There is a little town in Colombia called Guatape. Found just a couple of hours from downtown Medellin, it’s famous for La Piedra, a huge, 200 metre rock that’s over 70 million years old. You can climb to the top, climb all 740 steps to take you to the very highest point in the land; from there, you get the best view, the Colombian landscape stretched out in every direction.
My travel partner Kerri and I only heard of Guatape a few days before we visited – it’s how it is with most places I see when I travel. Perhaps we read about them in a guidebook or hear about them in passing, but for the most part the little towns I visit in my travels are ones that other tourists tell me about when we’re sharing beers in a hostel bar. “Go to Guatape,” someone told us. “You won’t regret it.”
We stayed in a hostel by one of the the lakes – most of the water around Guatape is a result of intentional flooding, and the large hydroelectric dam nearby provides nearly 30% of Colombia’s electricity. From the hostel, it was a short walk into the town sometimes called the Pueblo de Zocalos. Zocalo means “main square” in Spanish, and Guatape earned this name because of the scenes depicting village life painted on the bottom half of many of its colourful houses and shops. Always a sucker for a brightly painted town, it was a beautiful place to spend a day taking photos, fuelled by strong Colombian coffee and fresh lake trout.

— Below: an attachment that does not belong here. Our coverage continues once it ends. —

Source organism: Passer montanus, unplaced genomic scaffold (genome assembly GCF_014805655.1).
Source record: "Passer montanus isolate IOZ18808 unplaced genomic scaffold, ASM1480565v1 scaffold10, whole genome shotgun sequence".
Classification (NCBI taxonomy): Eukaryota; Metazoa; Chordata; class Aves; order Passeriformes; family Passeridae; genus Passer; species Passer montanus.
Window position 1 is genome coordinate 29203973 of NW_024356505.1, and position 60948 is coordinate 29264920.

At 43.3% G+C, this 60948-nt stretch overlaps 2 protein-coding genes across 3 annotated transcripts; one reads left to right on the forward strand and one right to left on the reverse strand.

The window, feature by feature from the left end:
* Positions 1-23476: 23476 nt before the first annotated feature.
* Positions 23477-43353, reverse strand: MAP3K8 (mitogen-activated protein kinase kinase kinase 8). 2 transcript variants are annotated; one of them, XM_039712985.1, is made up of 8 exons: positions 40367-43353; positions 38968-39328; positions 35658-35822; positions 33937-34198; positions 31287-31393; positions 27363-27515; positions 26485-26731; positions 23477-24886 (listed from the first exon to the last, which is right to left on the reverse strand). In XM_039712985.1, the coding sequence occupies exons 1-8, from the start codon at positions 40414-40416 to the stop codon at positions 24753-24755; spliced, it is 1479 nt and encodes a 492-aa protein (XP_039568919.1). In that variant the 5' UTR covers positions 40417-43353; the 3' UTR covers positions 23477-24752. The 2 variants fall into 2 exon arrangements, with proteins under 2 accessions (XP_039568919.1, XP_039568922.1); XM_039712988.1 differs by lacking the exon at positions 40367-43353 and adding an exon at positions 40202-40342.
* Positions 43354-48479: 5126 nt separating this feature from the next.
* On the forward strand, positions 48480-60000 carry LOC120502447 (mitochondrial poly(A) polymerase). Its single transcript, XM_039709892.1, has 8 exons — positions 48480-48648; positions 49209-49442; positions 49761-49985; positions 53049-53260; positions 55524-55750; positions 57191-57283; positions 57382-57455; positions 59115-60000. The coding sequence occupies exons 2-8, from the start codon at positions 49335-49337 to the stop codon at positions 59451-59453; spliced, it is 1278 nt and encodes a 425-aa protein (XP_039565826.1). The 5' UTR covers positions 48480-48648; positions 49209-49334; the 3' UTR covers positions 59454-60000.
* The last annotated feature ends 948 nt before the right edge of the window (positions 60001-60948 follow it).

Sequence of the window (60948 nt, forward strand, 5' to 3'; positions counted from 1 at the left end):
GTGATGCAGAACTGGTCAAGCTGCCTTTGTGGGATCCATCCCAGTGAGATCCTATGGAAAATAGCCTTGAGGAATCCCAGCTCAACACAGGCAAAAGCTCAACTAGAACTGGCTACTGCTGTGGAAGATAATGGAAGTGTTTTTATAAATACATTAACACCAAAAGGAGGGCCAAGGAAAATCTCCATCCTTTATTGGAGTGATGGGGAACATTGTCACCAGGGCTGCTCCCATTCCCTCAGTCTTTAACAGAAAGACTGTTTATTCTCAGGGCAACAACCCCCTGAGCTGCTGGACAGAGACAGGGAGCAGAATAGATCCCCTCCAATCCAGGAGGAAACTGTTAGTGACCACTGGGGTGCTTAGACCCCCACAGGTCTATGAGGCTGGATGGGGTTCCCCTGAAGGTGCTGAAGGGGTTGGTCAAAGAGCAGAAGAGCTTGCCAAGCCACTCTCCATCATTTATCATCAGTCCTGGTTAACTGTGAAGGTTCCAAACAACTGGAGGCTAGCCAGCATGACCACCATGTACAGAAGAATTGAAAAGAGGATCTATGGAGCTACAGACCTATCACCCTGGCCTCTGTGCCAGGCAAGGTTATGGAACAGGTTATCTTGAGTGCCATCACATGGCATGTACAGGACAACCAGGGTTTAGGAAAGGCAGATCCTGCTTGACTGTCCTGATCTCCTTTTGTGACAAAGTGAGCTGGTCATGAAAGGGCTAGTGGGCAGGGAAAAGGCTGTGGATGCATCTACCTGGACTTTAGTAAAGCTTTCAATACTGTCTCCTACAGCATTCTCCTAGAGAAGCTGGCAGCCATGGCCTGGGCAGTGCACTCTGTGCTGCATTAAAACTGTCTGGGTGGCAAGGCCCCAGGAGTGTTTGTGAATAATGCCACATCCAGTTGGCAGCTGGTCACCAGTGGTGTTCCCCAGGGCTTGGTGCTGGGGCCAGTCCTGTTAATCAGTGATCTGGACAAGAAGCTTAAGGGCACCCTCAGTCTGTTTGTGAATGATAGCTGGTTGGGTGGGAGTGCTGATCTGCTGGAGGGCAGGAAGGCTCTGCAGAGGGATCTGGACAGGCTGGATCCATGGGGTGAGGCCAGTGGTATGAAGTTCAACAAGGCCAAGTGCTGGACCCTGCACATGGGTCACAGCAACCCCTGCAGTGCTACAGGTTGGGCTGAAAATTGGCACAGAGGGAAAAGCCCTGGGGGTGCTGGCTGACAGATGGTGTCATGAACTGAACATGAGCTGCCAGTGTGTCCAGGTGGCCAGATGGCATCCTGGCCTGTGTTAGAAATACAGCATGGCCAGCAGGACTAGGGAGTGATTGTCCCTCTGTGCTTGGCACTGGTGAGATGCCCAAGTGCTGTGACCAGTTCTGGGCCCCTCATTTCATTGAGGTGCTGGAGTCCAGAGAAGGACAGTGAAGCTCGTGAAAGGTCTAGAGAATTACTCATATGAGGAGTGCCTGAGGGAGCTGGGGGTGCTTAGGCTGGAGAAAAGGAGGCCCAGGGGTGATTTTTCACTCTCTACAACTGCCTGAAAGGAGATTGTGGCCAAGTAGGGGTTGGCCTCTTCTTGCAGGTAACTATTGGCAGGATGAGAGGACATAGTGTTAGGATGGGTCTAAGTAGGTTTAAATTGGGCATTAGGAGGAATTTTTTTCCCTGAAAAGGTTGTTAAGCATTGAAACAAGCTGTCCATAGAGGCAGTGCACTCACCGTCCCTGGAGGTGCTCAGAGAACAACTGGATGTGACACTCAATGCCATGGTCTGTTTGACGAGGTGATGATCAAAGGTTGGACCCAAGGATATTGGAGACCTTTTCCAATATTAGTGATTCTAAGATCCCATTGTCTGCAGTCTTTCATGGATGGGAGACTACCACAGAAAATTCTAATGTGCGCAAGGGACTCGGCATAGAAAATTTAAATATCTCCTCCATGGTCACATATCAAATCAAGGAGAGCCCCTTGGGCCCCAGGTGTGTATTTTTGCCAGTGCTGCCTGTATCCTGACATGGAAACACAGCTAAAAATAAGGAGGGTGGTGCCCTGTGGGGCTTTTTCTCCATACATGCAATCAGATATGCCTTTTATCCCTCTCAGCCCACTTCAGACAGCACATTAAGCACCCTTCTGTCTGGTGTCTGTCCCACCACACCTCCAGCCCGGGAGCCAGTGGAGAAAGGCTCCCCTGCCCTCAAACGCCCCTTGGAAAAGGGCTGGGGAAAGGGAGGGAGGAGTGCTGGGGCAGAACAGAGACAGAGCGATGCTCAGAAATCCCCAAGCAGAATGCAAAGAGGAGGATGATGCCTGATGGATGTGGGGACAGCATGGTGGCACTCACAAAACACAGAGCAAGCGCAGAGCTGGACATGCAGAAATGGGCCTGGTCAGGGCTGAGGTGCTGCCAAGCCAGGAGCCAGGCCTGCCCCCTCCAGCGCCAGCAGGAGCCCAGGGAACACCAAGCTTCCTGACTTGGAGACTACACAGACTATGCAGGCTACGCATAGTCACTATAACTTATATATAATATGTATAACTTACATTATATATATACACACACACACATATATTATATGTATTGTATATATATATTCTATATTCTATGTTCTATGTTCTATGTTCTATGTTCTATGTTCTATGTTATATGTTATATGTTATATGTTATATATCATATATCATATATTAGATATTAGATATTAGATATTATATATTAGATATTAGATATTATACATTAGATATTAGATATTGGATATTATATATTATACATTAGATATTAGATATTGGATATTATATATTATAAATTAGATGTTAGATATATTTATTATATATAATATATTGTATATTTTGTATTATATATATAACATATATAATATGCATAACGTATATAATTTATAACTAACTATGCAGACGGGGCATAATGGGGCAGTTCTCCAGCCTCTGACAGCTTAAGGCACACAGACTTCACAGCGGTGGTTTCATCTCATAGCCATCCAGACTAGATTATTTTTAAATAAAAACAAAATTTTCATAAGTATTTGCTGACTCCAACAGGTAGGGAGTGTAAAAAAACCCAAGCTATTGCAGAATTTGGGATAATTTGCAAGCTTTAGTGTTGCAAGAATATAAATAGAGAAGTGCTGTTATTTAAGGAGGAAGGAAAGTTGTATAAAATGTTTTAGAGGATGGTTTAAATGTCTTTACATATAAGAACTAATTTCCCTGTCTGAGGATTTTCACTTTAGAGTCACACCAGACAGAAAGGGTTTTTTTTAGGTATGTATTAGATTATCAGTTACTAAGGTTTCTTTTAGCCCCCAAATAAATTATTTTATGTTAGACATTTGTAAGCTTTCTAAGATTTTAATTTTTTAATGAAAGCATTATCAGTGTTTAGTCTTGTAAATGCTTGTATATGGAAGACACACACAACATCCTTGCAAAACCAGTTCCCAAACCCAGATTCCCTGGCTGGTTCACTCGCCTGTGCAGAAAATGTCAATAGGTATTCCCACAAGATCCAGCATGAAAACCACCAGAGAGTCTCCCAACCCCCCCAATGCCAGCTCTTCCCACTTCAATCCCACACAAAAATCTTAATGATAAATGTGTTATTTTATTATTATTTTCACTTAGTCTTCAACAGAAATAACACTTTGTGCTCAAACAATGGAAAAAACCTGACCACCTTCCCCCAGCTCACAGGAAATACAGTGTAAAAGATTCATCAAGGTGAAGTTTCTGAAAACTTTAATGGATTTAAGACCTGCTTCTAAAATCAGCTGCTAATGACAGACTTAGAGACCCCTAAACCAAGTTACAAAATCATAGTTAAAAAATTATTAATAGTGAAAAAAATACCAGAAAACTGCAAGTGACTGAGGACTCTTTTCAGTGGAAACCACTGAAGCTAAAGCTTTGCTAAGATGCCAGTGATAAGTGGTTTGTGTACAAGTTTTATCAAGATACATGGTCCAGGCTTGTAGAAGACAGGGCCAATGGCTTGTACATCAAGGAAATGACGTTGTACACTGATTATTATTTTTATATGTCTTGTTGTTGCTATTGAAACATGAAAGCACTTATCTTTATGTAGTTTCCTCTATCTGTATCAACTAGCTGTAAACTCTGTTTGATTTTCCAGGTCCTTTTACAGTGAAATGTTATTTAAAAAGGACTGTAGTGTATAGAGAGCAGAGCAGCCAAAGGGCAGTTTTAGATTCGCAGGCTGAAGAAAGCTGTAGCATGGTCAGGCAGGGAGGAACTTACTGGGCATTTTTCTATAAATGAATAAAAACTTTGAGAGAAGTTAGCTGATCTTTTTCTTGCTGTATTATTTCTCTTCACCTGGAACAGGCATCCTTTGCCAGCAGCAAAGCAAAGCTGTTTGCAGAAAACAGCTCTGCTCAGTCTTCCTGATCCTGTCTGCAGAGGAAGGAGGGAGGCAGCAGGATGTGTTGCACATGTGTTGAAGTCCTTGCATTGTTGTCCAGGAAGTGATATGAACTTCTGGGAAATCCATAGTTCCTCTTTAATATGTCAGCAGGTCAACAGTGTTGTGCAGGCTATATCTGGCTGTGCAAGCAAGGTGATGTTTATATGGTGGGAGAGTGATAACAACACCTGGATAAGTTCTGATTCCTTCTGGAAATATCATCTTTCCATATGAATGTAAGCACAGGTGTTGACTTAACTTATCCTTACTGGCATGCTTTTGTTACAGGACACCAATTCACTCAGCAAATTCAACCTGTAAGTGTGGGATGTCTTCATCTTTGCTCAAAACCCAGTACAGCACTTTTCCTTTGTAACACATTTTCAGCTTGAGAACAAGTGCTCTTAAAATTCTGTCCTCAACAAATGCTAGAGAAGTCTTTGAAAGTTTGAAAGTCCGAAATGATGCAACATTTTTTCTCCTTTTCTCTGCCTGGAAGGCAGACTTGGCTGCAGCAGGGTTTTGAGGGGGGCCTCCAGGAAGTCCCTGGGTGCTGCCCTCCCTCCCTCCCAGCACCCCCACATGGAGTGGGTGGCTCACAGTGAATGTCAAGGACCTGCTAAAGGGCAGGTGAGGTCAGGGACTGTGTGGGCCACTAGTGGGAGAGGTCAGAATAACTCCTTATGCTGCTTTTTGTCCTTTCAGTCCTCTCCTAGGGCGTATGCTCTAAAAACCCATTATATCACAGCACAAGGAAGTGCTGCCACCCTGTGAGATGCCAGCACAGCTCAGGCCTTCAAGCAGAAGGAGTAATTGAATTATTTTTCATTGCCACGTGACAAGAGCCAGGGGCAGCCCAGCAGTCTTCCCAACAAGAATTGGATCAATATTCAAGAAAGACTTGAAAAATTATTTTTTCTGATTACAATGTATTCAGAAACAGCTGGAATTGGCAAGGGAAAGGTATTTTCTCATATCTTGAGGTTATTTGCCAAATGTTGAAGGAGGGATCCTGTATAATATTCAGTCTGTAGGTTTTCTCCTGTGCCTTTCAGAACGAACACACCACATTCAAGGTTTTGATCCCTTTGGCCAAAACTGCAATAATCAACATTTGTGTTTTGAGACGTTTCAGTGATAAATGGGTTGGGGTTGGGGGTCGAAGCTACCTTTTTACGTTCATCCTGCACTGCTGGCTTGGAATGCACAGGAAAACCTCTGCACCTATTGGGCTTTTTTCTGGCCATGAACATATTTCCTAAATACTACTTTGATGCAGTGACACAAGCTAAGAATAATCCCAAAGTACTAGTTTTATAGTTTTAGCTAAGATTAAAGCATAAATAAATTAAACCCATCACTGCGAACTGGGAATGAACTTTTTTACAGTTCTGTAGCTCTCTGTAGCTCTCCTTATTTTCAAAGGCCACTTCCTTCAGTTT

While there are plenty of activities to keep one entertained in the area, we only spent one night there, eager to move south to Cali and Popayan. But we climbed that rock with gusto, and we saw what we could see in just over 24 hours. Sometimes the most memorable places in our travels are places we didn’t even know existed until we’re actually on the road, or places that are mentioned to us casually by another traveller. Until I was in Medellin, I hadn’t heard of Guatape, but it ended up being one of my favourite little stops in South America.